July 31 (Bloomberg) -- South Africa posted its sixth consecutive monthly trade deficit in June as exports of mineral products, which includes coal and iron ore, declined, the South African Revenue Service said.
The shortfall narrowed to 5.7 billion rand ($696 million) from 8.9 billion rand in May, the Pretoria-based agency said today in an e-mailed statement. The median estimate of seven economists in a Bloomberg survey was a deficit of 5 billion rand.
A debt crisis in Europe, which buys a third of South Africa’s manufactured exports, has curbed demand, boosting the trade gap for the first half of the year to 51.1 billion rand from 2.5 billion rand a year earlier. That’s widened the deficit on the current account, the broadest measure of trade of goods and services, undermining the rand.
Exports fell 1.7 percent to 61.7 billion rand in June from the previous month as shipments of mineral products slumped 13 percent, the revenue service said. Imports declined 6 percent to 67.4 billion rand as purchases of oil fell 11 percent, it said.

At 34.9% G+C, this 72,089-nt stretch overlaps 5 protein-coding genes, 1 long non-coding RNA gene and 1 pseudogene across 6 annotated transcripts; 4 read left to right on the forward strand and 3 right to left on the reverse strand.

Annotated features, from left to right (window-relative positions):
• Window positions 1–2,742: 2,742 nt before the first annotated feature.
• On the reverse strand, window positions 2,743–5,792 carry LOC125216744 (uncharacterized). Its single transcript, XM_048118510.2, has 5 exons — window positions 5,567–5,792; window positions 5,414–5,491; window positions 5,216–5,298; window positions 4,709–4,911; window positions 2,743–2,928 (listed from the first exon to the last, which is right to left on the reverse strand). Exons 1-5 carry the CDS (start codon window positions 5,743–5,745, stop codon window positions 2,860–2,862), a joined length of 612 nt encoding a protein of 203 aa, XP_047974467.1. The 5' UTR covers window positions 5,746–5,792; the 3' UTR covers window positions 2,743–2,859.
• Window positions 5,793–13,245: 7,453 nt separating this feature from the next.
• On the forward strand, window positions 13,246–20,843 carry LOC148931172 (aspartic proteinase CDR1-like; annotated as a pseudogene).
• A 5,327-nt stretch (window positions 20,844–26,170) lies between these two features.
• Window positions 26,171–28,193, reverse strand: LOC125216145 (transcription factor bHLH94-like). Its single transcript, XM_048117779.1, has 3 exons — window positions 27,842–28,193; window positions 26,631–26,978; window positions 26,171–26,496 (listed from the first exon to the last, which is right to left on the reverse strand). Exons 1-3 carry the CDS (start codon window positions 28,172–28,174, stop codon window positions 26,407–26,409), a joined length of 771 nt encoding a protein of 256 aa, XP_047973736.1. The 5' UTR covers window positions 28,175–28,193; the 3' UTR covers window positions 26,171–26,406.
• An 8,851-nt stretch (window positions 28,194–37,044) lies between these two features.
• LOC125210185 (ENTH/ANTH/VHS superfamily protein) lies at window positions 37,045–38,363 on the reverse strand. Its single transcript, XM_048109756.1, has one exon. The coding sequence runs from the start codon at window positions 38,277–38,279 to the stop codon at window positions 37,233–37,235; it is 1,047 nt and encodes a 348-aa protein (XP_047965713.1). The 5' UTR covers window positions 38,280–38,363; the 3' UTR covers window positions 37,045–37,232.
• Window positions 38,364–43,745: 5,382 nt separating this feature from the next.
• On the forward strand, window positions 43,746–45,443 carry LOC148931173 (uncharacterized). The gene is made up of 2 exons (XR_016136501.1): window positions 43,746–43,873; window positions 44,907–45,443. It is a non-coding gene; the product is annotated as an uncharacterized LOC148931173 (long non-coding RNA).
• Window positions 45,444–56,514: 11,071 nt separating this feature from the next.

South Africa posted a current-account deficit of 4.9 percent of gross domestic product in the first quarter, the biggest in three years, the central bank said on June 21. Africa’s biggest economy relies on foreign investment in stocks and bonds to finance the current-account deficit, inflows that have fluctuated this year as slower economic growth led investors to sell riskier, emerging-market assets.
The monthly trade figures are often volatile, reflecting the timing of shipments of commodities such as oil and diamonds.
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